Realty News

Real Estate as an Institutional Asset: Capital Investment and Fund Management with Douglas M. Weill (SHA '88)

Dec 3, 2022
Image of Doug Weill: Founder and Co-Managing Partner of Hodes Weill Associates

The Cornell Baker Program recently welcomed Doug Weill, Founder and Co-Managing Partner of Hodes Weill Associates as a guest in our Distinguished Speaker Series. Doug Weill and David Hodes founded Hodes Weill Associates (Hodes Weill) in 2009. Since then, the firm has grown into a leading global capital advisory firm focusing on the real estate investment and fund management industry. Mr. Weill oversees the firm’s origination of new business, manages institutional private placement assignments, and leads the operations of the firm. Prior to Hodes Weill, he was a Managing Director for Credit Suisse, where he co-founded Credit Suisse’s Real Estate Private Fund Group, and co-managed Credit Suisse’s Real Estate Investment Group. He received his Bachelor of Science in Hotel Administration from Cornell University in 1988 and serves on the Advisory Board for the Baker Program and on the board of directors of the Cornell Real Estate Council (CREC).

Mr. Weill structured his talk around Hodes Weill’s operations in the real estate private equity industry, where they provide strategic advisory services to investment management firms, providing access to capital from institutions around the world. Since the founding of the firm in 2009, Hodes Weill has raised over $20 billion on behalf of their clients, across various institutional strategies, structured as closed and open-ended commingled funds, joint ventures, and separate accounts. The firm markets to institutions globally, including pension funds, insurance companies, sovereign wealth funds, and university endowments, and operates in the U.S., Europe, Asia, the Middle East, and occasionally emerging markets. Mr. Weill also shared with us the firm’s plan to expand its focus into real assets and infrastructure and to open an office in Amsterdam.

Hodes Weill aims to supplement institutional investors’ access to a range of investment strategies, using their investment market expertise and strong institutional process familiarity. Mr. Weill highlighted that, with 3,000 active institutions around the world, investment strategies vary in shape and size, with some firms preferring a diversified portfolio in multiple countries, while others focus on specialized assets such as data centers and logistical warehouses. Interestingly, due to the recent 20% to 30% growth in the consumption of media content, he also noted that some firms have adopted targeted strategies to invest in television and movie production studios.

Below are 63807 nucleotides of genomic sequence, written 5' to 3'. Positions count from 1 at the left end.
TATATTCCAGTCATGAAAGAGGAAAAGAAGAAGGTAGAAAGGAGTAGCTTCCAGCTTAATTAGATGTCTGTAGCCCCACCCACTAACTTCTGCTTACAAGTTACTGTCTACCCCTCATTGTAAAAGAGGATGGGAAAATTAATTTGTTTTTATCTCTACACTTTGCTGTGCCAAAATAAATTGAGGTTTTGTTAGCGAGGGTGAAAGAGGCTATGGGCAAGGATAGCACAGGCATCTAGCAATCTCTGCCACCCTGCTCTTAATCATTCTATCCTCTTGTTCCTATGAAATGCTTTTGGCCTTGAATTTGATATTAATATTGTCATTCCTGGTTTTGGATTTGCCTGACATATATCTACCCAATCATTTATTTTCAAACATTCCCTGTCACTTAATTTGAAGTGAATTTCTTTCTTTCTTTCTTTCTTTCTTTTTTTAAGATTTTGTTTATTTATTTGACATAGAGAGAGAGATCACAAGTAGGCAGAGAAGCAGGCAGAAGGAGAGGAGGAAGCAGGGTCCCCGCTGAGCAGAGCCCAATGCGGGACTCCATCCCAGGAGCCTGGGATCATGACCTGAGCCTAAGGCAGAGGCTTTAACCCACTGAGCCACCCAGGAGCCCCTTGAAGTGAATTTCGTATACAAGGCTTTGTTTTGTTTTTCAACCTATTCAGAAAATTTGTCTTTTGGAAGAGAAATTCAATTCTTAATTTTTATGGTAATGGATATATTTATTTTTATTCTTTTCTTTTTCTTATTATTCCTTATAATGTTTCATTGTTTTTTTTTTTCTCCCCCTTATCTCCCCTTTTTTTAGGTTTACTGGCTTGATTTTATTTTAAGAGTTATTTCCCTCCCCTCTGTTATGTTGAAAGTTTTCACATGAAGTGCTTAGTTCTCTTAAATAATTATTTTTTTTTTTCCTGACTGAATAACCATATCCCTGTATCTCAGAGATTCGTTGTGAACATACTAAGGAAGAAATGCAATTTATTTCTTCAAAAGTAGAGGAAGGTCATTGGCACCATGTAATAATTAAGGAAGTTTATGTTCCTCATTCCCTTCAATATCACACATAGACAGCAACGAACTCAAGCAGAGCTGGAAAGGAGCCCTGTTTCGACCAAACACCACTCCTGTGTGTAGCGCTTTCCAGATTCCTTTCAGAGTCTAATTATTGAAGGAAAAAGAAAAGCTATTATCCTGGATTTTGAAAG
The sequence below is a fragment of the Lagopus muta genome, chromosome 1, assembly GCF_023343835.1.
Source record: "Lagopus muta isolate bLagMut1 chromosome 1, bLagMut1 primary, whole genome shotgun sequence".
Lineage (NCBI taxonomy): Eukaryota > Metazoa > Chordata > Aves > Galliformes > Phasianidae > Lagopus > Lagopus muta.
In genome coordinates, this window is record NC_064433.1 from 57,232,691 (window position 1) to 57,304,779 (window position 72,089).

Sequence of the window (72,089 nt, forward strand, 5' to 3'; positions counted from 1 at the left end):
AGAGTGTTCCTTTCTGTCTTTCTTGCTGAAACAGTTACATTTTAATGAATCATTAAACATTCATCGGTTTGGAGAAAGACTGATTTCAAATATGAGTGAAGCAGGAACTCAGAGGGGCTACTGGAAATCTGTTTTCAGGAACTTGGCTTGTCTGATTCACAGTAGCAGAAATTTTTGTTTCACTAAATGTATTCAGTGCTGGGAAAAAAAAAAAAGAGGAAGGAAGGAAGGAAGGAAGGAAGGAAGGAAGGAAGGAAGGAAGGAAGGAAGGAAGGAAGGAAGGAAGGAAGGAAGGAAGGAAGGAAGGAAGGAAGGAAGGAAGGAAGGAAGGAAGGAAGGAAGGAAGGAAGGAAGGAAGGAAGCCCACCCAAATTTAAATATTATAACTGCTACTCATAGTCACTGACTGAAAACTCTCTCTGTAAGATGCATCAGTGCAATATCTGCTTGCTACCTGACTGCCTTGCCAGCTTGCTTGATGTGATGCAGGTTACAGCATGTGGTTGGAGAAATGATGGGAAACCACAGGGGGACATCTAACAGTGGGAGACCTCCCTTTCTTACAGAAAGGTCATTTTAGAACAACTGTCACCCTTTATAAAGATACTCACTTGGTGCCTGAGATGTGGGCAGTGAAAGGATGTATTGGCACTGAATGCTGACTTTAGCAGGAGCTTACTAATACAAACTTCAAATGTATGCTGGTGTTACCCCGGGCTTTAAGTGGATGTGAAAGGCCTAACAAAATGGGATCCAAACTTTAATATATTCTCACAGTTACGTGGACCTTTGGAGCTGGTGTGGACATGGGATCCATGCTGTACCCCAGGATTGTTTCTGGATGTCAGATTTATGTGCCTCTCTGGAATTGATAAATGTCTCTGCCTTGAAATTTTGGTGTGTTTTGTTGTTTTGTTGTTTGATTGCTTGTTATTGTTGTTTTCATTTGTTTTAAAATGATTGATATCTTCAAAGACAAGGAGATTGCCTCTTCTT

Mr. Weill informed us that the institutional investment market is facing an unprecedented increase in capital allocations. Many global institutional investors are increasing their pace of investments in real estate, in order to reach their target allocations, which average 10.7%. Institutions are significantly underinvested relative to their target allocations, by a margin of 140 to 150 basis points, or 1.40% to 1.50% (according to the Institutional Real Estate Allocations Monitor, a survey the firm publishes annually in partnership with the Baker Program). On top of that, institutional investors are also planning to pour capital into the market in order to hedge against inflation increases. Due to this environment, institutional market transactions in Q4 2021 were extremely active, and Mr. Weill predicts this liquidity will continue through 2022.

The institutional capital investment market is currently brimming with market opportunities, with Hodes Weill at the forefront in the field. Mr. Weill shared with us that the key to his firm’s success is to demonstrate expertise in the field, provide a strong track record, and establish an experienced team. He reminded us that an alignment of interest with institutions and familiarity with the institutional process is critical for success in this field. He is excited to see the evolution of the industry and expects to see continual growth in institutional capital allocations over the coming years.

Print Friendly, PDF Email

Related Posts